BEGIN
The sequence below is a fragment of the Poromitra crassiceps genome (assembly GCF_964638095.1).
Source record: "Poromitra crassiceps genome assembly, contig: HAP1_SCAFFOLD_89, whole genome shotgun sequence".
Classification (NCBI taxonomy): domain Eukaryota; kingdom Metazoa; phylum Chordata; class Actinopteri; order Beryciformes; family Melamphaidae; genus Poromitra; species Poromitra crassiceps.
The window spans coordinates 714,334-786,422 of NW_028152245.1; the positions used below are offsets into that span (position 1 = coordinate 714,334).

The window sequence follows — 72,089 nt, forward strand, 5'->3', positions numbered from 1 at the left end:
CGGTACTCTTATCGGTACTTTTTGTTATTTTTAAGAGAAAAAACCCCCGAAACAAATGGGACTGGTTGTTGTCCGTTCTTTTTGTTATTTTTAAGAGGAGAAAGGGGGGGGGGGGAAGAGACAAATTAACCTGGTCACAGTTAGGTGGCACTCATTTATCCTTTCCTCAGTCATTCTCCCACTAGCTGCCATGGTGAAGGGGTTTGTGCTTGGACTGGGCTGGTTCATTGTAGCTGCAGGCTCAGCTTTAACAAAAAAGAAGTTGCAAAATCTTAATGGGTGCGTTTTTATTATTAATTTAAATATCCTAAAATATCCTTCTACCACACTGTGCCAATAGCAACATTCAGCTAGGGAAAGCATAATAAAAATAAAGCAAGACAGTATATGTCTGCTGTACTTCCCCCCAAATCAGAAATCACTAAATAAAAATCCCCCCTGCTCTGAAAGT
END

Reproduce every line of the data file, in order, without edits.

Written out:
The sequence below is a fragment of the Poromitra crassiceps genome (assembly GCF_964638095.1).
Source record: "Poromitra crassiceps genome assembly, contig: HAP1_SCAFFOLD_89, whole genome shotgun sequence".
Classification (NCBI taxonomy): domain Eukaryota; kingdom Metazoa; phylum Chordata; class Actinopteri; order Beryciformes; family Melamphaidae; genus Poromitra; species Poromitra crassiceps.
The window spans coordinates 714,334-786,422 of NW_028152245.1; the positions used below are offsets into that span (position 1 = coordinate 714,334).

The window sequence follows — 72,089 nt, forward strand, 5'->3', positions numbered from 1 at the left end:
CGGTACTCTTATCGGTACTTTTTGTTATTTTTAAGAGAAAAAACCCCCGAAACAAATGGGACTGGTTGTTGTCCGTTCTTTTTGTTATTTTTAAGAGGAGAAAGGGGGGGGGGGGAAGAGACAAATTAACCTGGTCACAGTTAGGTGGCACTCATTTATCCTTTCCTCAGTCATTCTCCCACTAGCTGCCATGGTGAAGGGGTTTGTGCTTGGACTGGGCTGGTTCATTGTAGCTGCAGGCTCAGCTTTAACAAAAAAGAAGTTGCAAAATCTTAATGGGTGCGTTTTTATTATTAATTTAAATATCCTAAAATATCCTTCTACCACACTGTGCCAATAGCAACATTCAGCTAGGGAAAGCATAATAAAAATAAAGCAAGACAGTATATGTCTGCTGTACTTCCCCCCAAATCAGAAATCACTAAATAAAAATCCCCCCTGCTCTGAAAGT